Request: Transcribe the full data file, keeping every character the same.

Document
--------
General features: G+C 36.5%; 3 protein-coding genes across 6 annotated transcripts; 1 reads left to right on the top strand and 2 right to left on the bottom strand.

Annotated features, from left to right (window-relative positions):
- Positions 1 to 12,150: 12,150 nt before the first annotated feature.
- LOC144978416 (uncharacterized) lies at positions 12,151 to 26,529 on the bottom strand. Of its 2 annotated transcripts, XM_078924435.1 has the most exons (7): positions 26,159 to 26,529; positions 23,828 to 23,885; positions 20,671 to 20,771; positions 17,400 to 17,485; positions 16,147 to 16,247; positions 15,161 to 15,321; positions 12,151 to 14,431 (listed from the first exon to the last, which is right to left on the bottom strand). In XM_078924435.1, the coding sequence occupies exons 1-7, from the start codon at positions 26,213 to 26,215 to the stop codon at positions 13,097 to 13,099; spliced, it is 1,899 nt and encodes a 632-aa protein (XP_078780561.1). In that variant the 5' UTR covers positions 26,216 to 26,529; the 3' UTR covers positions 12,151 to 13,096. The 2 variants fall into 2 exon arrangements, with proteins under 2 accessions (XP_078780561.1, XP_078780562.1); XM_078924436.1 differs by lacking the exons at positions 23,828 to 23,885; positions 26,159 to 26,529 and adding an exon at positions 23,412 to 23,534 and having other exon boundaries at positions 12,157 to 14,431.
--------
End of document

General features: G+C 36.5%; 3 protein-coding genes across 6 annotated transcripts; 1 reads left to right on the top strand and 2 right to left on the bottom strand.

Annotated features, from left to right (window-relative positions):
- Positions 1 to 12,150: 12,150 nt before the first annotated feature.
- LOC144978416 (uncharacterized) lies at positions 12,151 to 26,529 on the bottom strand. Of its 2 annotated transcripts, XM_078924435.1 has the most exons (7): positions 26,159 to 26,529; positions 23,828 to 23,885; positions 20,671 to 20,771; positions 17,400 to 17,485; positions 16,147 to 16,247; positions 15,161 to 15,321; positions 12,151 to 14,431 (listed from the first exon to the last, which is right to left on the bottom strand). In XM_078924435.1, the coding sequence occupies exons 1-7, from the start codon at positions 26,213 to 26,215 to the stop codon at positions 13,097 to 13,099; spliced, it is 1,899 nt and encodes a 632-aa protein (XP_078780561.1). In that variant the 5' UTR covers positions 26,216 to 26,529; the 3' UTR covers positions 12,151 to 13,096. The 2 variants fall into 2 exon arrangements, with proteins under 2 accessions (XP_078780561.1, XP_078780562.1); XM_078924436.1 differs by lacking the exons at positions 23,828 to 23,885; positions 26,159 to 26,529 and adding an exon at positions 23,412 to 23,534 and having other exon boundaries at positions 12,157 to 14,431.